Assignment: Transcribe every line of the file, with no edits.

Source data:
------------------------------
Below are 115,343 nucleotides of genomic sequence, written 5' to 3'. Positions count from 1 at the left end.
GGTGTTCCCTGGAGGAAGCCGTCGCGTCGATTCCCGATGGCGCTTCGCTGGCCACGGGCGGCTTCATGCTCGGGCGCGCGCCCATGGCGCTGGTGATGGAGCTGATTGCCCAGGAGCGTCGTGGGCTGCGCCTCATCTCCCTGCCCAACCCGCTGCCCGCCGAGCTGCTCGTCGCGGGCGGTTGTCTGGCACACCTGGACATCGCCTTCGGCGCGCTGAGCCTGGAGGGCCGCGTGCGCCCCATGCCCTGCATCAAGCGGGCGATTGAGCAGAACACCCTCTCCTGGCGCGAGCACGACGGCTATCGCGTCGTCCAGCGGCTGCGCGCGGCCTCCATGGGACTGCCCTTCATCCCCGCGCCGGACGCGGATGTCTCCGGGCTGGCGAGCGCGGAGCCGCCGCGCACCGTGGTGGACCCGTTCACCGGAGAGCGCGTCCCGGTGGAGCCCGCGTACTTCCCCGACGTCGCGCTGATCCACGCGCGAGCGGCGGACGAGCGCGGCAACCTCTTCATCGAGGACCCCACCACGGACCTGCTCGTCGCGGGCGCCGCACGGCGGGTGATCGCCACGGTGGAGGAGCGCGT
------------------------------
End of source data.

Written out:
Below are 115,343 nucleotides of genomic sequence, written 5' to 3'. Positions count from 1 at the left end.
GGTGTTCCCTGGAGGAAGCCGTCGCGTCGATTCCCGATGGCGCTTCGCTGGCCACGGGCGGCTTCATGCTCGGGCGCGCGCCCATGGCGCTGGTGATGGAGCTGATTGCCCAGGAGCGTCGTGGGCTGCGCCTCATCTCCCTGCCCAACCCGCTGCCCGCCGAGCTGCTCGTCGCGGGCGGTTGTCTGGCACACCTGGACATCGCCTTCGGCGCGCTGAGCCTGGAGGGCCGCGTGCGCCCCATGCCCTGCATCAAGCGGGCGATTGAGCAGAACACCCTCTCCTGGCGCGAGCACGACGGCTATCGCGTCGTCCAGCGGCTGCGCGCGGCCTCCATGGGACTGCCCTTCATCCCCGCGCCGGACGCGGATGTCTCCGGGCTGGCGAGCGCGGAGCCGCCGCGCACCGTGGTGGACCCGTTCACCGGAGAGCGCGTCCCGGTGGAGCCCGCGTACTTCCCCGACGTCGCGCTGATCCACGCGCGAGCGGCGGACGAGCGCGGCAACCTCTTCATCGAGGACCCCACCACGGACCTGCTCGTCGCGGGCGCCGCACGGCGGGTGATCGCCACGGTGGAGGAGCGCGT